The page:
Some mothers ask about adding honey to baby’s first meals. According to Charles Santerre, toxicologist and food scientist, in his article “When Can My Baby Eat Honey?”: “Although honey seems like a wholesome and natural food to give your infant, don’t do it until after she’s at least 12 months old. Honey can contain spores of a bacterium called clostridium botulinum, which can germinate in a baby’s immature digestive system and cause infant botulism, a rare but potentially fatal illness. These spores are usually harmless to adults and children over 1 year old, because the microorganisms normally found in the intestine keep the bacteria from growing.” Signs of botulism are constipation along with muscle weakness, trouble sucking, slack jaw or crying and lethargy.

Fruit is delicious and filled with vitamins, perfect as baby’s first food. Fruit is sweet, not requiring honey or other sweetener to further sweeten it.

The child should not be given solid food to chew until there are many teeth. Another likely sign of readiness for solids is if the child isn’t gaining enough weight from mother’s milk alone, and requires additional food. Some babies don’t ask for or require solid foods until closer to two years of age, yet parents have been led to think their child needs them much sooner.
Some people feed coconut milk to their older babies. The fleshy part of the coconut is high in fat, and so, should not become a big part of the regular daily diet since breast milk is still providing the necessary fat and protein. Coconut water, however, is much lower in fat than coconut flesh and can be easily digested.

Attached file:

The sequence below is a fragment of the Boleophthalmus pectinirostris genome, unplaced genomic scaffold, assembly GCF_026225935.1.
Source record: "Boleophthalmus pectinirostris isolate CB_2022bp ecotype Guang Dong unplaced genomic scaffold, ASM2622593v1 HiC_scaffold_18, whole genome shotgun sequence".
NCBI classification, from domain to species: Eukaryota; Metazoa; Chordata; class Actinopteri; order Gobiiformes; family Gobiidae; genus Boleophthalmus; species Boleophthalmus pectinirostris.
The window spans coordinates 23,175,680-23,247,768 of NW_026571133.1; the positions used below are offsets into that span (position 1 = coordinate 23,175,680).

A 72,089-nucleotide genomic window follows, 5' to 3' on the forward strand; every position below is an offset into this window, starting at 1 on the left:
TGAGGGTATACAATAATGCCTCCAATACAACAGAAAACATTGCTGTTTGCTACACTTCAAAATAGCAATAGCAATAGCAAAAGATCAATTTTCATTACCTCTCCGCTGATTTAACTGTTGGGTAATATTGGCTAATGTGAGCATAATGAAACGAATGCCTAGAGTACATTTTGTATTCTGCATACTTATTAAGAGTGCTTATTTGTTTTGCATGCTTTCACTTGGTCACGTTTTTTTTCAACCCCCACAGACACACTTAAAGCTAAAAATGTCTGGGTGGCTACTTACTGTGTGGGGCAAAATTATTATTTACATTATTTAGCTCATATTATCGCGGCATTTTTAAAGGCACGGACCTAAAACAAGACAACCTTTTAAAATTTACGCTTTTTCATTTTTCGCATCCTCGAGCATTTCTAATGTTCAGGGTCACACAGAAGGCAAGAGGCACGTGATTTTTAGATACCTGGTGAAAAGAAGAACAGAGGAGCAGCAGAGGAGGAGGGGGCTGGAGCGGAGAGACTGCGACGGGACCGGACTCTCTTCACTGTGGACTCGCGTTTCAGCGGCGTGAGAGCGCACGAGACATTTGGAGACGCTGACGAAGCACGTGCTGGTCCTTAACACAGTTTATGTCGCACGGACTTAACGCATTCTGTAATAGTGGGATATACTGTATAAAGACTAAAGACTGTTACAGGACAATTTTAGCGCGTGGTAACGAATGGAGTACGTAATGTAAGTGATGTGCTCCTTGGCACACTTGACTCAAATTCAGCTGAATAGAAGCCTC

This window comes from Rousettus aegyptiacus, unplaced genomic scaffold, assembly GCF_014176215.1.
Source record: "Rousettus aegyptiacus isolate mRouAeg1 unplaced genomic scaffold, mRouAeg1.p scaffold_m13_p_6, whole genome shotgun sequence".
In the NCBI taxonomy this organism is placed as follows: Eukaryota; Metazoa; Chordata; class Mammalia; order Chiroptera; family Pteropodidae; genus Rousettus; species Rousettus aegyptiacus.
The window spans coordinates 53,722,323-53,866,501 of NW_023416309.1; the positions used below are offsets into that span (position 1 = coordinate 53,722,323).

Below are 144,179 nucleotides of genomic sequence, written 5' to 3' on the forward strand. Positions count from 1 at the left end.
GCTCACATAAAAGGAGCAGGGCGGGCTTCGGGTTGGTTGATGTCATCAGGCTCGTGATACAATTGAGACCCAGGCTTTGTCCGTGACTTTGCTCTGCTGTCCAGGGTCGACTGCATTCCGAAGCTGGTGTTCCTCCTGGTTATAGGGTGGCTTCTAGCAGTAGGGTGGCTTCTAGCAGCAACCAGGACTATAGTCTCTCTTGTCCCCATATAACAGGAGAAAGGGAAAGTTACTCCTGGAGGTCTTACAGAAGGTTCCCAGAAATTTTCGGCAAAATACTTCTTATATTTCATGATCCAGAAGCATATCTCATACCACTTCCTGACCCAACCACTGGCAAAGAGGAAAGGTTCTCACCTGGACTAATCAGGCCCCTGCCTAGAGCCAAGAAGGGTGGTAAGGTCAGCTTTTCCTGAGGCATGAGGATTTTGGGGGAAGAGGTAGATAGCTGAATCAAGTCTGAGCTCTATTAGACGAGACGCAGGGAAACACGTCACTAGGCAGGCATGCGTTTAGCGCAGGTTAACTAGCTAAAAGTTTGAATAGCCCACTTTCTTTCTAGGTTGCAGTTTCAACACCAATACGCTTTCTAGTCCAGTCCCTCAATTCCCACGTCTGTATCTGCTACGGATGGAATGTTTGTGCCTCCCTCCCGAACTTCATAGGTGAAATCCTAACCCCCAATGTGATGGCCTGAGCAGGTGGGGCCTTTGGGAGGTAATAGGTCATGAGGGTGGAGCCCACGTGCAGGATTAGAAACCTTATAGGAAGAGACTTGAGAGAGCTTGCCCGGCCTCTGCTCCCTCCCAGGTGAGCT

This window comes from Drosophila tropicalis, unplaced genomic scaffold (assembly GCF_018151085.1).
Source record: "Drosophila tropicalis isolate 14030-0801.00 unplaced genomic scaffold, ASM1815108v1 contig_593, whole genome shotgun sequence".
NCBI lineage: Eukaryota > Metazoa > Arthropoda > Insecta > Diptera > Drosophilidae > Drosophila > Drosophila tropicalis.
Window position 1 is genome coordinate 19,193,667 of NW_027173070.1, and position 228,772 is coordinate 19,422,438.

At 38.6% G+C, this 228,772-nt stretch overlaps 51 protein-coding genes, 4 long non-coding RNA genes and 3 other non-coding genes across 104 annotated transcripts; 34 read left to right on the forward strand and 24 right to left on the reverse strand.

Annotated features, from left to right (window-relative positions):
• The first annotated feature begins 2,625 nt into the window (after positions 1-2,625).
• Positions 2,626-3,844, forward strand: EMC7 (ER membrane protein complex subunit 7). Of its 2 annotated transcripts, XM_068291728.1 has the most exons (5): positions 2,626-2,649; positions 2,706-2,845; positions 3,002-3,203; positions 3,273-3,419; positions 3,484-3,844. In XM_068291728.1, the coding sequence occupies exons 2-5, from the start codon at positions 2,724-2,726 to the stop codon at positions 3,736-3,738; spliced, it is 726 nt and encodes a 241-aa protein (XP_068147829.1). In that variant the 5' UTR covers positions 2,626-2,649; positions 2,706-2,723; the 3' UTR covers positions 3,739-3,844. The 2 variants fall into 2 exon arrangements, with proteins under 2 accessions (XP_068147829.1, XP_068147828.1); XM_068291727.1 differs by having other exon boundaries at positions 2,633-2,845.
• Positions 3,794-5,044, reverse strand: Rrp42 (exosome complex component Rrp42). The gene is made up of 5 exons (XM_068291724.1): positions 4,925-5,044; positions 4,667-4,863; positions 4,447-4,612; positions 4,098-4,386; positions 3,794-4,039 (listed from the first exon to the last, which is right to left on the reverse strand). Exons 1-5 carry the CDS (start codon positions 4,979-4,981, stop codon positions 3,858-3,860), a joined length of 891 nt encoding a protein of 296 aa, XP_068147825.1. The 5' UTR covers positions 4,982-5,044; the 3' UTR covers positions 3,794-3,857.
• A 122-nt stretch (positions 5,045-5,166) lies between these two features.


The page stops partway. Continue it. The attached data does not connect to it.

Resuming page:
During the latter part of the first year, a very limited amount of diluted unprocessed fresh fruit juices may be given. Fruit juices should be used very sparingly for infants as well as older children. It is wise only to give juice to older infants who can drink from a cup. These juices could be 50% water and 50% juice, made of oranges, apples, melons or pears. You could also use the whole fruit and make a very simple watery smoothie after 9 months of age, but only if baby is eager. The fruit juice intake should be limited to not more than 3 to 4 ounces of diluted juice in a day to ensure baby is drinking enough breast milk to provide the fat, protein, and myriad other nutrients for proper development. In addition to displacing the amount of breast milk a baby drinks, dental caries have been associated with juice consumption, therefore it is best to keep it to minimal amounts.

After baby is already eating solid bite-size pieces of a variety of fresh fruit, green smoothies and green juices should be introduced to provide the abundance of minerals from green leafy vegetables. Following are some fun smoothies and puddings to create. They are a mild and delicious introduction to green leafy vegetables.:

Emerald Smoothie
1 banana
1 mango peeled, pitted and chopped
5 Lacinato kale leaves
2 cups of water
Chop banana and add to blender with chopped mango. Add kale leaves to blender with water. Blend until smooth.

Banana Green Fun
2 bananas
1 cup Romaine lettuce
1 cup of water
Blend bananas and water. Gradually add Romaine lettuce. Add more water if necessary.

Bright Sunny Day Smoothie
1 mango
4 peaches
2 stalks of celery
Blend mango and peaches. Then gradually add celery stalks. Use water for a smoothie or leave thick for a pudding.

Pina Colada Smoothie
2 bananas
2 slices pineapple
1 large handful spinach leaves
1 ½ to 2 cups of water
Blend bananas and pineapple with water. Add spinach leaves and blend until smooth.

All of this is described in much detail in the book Creating Healthy Children: Through Attachment Parenting and Raw Foods which is available at www.superhealthychildren.com, www.amazon.com and many raw food websites.
Karen Ranzi, Author, Lecturer, Raw Food Consultant